Pending the Union's appeal to the NLRB, the district court ruled on the parties' motions for summary judgment. The court held that Brink's withdrawal of WLC's bargaining authority did not terminate its obligations under the master agreement. Finding a contract existed between Brink and the Union during the time of Brink's second Miles City job, the court denied Brink's motion for summary judgment and granted the Union's motion for summary judgment ordering Brink to comply with the master agreement's dispute resolution procedure. In reaching its decision the court specifically declined to address two issues. First, the court did not decide whether the Union represented a majority of employees at the second Miles City job, transforming the parties' repudiable "prehire" agreement into a fully binding collective bargaining agreement with respect to the project.5 Rather, the court found Brink's letter insufficient either to repudiate the prehire agreement (if it were such) or to terminate the agreement by its terms (if it had matured into a nonrepudiable collective bargaining agreement). Second, the court did not decide which master agreement was in effect between Brink and the Union at the second Miles City job. Instead, the court noted the identity of the 1981-83 and 1983-85 agreements' dispute resolution procedures and left the issue of which of the two agreements controlled for dispute resolution.
The district court held that it had jurisdiction to compel Brink to comply with the dispute resolution procedure. We review the district court's determination of subject matter jurisdiction de novo. Fort Vancouver Plywood Co. v. United States, 747 F.2d 547, 549 (9th Cir. 1984).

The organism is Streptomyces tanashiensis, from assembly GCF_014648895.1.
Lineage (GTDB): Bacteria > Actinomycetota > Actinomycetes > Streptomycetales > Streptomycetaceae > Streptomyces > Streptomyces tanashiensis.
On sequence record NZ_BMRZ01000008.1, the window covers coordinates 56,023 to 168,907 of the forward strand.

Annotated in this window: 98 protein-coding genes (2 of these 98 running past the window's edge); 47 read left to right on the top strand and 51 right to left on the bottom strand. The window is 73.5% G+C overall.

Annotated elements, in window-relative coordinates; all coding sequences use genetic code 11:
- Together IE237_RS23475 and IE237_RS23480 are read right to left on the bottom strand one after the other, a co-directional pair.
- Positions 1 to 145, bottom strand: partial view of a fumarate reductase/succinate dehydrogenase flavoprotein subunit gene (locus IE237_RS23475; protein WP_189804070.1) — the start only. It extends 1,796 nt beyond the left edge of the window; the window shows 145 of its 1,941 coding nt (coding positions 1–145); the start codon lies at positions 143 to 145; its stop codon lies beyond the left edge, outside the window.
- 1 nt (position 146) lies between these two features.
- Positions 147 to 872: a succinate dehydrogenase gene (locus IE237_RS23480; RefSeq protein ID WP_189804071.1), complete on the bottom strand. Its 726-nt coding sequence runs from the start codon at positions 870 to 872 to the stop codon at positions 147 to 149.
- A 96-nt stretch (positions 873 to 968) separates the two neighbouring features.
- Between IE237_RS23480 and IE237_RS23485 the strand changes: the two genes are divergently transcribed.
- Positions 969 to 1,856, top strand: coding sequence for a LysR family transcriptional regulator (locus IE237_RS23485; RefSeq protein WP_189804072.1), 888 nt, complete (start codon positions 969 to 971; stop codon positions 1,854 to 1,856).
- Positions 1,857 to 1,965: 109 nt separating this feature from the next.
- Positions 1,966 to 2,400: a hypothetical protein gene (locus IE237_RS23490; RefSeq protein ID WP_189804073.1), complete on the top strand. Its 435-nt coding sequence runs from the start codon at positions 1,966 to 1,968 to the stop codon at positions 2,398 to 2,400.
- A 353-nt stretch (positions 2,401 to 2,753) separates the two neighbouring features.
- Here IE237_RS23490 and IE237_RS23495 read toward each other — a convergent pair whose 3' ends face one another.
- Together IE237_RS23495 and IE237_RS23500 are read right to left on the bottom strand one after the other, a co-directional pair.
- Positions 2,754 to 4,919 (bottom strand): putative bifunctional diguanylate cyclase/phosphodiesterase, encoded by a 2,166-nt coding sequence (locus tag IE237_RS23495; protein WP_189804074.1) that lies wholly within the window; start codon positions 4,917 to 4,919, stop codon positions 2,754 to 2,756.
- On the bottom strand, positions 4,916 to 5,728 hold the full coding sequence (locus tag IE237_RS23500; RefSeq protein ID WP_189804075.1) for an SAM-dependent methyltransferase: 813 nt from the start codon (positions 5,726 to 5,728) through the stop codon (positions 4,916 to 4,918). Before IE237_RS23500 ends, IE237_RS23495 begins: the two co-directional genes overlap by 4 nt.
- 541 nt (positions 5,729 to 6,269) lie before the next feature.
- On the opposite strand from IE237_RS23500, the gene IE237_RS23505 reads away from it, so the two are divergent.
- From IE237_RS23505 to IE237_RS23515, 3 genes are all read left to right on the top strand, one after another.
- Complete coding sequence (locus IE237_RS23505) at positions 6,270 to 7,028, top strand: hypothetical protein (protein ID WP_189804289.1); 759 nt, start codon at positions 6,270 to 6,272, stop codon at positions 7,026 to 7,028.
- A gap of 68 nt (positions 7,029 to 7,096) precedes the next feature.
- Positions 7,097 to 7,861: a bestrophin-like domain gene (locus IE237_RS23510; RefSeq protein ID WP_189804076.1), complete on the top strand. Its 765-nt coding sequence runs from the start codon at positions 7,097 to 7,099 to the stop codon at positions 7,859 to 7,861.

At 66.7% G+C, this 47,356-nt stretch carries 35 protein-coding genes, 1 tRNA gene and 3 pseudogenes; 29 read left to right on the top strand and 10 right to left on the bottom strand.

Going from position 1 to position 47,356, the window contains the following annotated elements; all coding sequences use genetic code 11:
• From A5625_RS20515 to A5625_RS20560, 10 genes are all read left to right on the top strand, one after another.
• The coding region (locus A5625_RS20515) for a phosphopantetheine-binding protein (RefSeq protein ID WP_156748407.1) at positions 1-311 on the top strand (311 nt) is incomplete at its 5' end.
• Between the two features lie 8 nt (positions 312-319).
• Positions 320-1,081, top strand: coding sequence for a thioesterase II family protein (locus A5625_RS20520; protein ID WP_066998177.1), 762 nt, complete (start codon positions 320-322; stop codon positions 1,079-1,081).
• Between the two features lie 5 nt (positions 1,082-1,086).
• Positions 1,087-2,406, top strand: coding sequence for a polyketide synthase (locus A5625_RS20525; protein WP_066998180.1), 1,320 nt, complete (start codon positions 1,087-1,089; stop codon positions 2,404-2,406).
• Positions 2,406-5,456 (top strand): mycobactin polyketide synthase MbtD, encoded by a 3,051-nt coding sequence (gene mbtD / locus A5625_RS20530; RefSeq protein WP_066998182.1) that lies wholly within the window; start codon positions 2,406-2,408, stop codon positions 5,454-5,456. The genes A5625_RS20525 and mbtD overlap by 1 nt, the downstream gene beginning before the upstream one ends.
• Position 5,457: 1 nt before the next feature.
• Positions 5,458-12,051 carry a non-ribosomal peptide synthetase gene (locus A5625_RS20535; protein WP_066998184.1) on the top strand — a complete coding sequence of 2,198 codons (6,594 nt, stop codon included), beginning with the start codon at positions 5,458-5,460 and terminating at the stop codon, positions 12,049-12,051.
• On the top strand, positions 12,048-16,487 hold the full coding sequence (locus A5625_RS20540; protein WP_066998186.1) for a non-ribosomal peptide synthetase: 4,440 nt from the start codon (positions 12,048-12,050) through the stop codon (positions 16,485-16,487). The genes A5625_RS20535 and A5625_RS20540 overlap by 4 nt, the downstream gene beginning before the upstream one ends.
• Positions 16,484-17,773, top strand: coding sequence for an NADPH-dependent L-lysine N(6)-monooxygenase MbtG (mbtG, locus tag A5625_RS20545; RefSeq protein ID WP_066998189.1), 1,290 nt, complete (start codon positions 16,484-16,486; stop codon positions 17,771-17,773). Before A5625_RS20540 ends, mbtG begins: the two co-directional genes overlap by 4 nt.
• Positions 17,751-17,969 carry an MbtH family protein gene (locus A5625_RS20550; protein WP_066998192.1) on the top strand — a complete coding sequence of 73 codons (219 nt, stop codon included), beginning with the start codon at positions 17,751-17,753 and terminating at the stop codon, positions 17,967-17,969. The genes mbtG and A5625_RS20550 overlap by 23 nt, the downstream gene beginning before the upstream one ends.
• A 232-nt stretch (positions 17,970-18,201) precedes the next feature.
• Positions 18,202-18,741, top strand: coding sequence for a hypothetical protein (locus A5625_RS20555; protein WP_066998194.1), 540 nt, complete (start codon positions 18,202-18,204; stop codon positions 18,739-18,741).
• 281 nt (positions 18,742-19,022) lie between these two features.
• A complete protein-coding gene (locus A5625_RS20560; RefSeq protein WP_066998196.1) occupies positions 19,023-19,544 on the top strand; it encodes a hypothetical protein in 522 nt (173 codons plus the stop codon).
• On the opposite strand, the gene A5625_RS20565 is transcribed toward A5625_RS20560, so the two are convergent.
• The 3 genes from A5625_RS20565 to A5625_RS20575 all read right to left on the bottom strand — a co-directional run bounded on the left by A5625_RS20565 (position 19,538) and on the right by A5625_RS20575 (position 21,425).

The district courts have jurisdiction of " [s]uits for violation of contracts between an employer and a labor organization representing employees in an industry affecting commerce." LMRA Sec. 301(a), 29 U.S.C. § 185(a). This jurisdictional mandate authorizes the district courts to compel a contracting party to comply with a labor agreement's arbitration provision. Textile Workers Union v. Lincoln Mills, 353 U.S. 448, 77 S. Ct. 912, 1 L. Ed. 2d 972 (1957). Section 301(a)'s "strong policy favoring judicial enforcement of collective-bargaining contracts ... sustain [s] the jurisdiction of the district courts over enforcement suits even though the conduct involved was arguably or would amount to an unfair labor practice within the jurisdiction of the National Labor Relations Board." Hines v. Anchor Motor Freight, Inc., 424 U.S. 554, 562, 96 S. Ct. 1048, 1055, 47 L. Ed. 2d 231 (1976).6